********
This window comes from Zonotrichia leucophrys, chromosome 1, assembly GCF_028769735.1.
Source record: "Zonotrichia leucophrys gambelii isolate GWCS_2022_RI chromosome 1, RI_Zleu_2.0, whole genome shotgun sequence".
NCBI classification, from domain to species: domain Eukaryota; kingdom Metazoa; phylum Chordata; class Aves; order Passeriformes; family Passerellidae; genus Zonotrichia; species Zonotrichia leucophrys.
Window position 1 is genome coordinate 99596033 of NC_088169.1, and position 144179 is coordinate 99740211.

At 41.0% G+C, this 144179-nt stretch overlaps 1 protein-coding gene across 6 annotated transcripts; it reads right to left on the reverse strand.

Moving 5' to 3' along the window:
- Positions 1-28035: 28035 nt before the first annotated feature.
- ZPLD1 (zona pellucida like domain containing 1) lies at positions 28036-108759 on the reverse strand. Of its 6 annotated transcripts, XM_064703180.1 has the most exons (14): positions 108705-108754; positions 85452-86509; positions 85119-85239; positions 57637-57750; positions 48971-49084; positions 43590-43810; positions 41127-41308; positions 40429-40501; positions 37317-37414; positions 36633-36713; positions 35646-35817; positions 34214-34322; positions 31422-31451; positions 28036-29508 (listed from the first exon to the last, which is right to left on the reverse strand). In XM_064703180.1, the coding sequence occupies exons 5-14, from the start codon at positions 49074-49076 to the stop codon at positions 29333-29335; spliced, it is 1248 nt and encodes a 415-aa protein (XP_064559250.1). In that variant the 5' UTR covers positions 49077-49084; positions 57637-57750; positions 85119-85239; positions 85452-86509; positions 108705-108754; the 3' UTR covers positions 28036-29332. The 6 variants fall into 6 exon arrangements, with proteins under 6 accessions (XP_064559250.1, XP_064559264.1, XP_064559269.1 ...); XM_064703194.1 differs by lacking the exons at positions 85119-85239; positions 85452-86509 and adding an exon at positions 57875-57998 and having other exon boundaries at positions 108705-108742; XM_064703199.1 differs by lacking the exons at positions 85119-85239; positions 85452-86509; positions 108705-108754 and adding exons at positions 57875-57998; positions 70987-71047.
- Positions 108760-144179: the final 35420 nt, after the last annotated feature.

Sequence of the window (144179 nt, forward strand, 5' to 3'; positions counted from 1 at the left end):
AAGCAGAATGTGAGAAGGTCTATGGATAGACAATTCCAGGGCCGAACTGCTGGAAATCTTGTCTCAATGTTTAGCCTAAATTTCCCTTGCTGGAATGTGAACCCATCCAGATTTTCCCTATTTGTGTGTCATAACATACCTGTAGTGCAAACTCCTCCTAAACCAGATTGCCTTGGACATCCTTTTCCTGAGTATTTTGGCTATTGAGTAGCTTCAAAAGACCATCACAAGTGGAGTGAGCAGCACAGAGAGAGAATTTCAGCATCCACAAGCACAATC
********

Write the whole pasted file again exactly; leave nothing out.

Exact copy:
This window comes from Zonotrichia leucophrys, chromosome 1, assembly GCF_028769735.1.
Source record: "Zonotrichia leucophrys gambelii isolate GWCS_2022_RI chromosome 1, RI_Zleu_2.0, whole genome shotgun sequence".
NCBI classification, from domain to species: domain Eukaryota; kingdom Metazoa; phylum Chordata; class Aves; order Passeriformes; family Passerellidae; genus Zonotrichia; species Zonotrichia leucophrys.
Window position 1 is genome coordinate 99596033 of NC_088169.1, and position 144179 is coordinate 99740211.

At 41.0% G+C, this 144179-nt stretch overlaps 1 protein-coding gene across 6 annotated transcripts; it reads right to left on the reverse strand.

Moving 5' to 3' along the window:
- Positions 1-28035: 28035 nt before the first annotated feature.
- ZPLD1 (zona pellucida like domain containing 1) lies at positions 28036-108759 on the reverse strand. Of its 6 annotated transcripts, XM_064703180.1 has the most exons (14): positions 108705-108754; positions 85452-86509; positions 85119-85239; positions 57637-57750; positions 48971-49084; positions 43590-43810; positions 41127-41308; positions 40429-40501; positions 37317-37414; positions 36633-36713; positions 35646-35817; positions 34214-34322; positions 31422-31451; positions 28036-29508 (listed from the first exon to the last, which is right to left on the reverse strand). In XM_064703180.1, the coding sequence occupies exons 5-14, from the start codon at positions 49074-49076 to the stop codon at positions 29333-29335; spliced, it is 1248 nt and encodes a 415-aa protein (XP_064559250.1). In that variant the 5' UTR covers positions 49077-49084; positions 57637-57750; positions 85119-85239; positions 85452-86509; positions 108705-108754; the 3' UTR covers positions 28036-29332. The 6 variants fall into 6 exon arrangements, with proteins under 6 accessions (XP_064559250.1, XP_064559264.1, XP_064559269.1 ...); XM_064703194.1 differs by lacking the exons at positions 85119-85239; positions 85452-86509 and adding an exon at positions 57875-57998 and having other exon boundaries at positions 108705-108742; XM_064703199.1 differs by lacking the exons at positions 85119-85239; positions 85452-86509; positions 108705-108754 and adding exons at positions 57875-57998; positions 70987-71047.
- Positions 108760-144179: the final 35420 nt, after the last annotated feature.

Sequence of the window (144179 nt, forward strand, 5' to 3'; positions counted from 1 at the left end):
AAGCAGAATGTGAGAAGGTCTATGGATAGACAATTCCAGGGCCGAACTGCTGGAAATCTTGTCTCAATGTTTAGCCTAAATTTCCCTTGCTGGAATGTGAACCCATCCAGATTTTCCCTATTTGTGTGTCATAACATACCTGTAGTGCAAACTCCTCCTAAACCAGATTGCCTTGGACATCCTTTTCCTGAGTATTTTGGCTATTGAGTAGCTTCAAAAGACCATCACAAGTGGAGTGAGCAGCACAGAGAGAGAATTTCAGCATCCACAAGCACAATC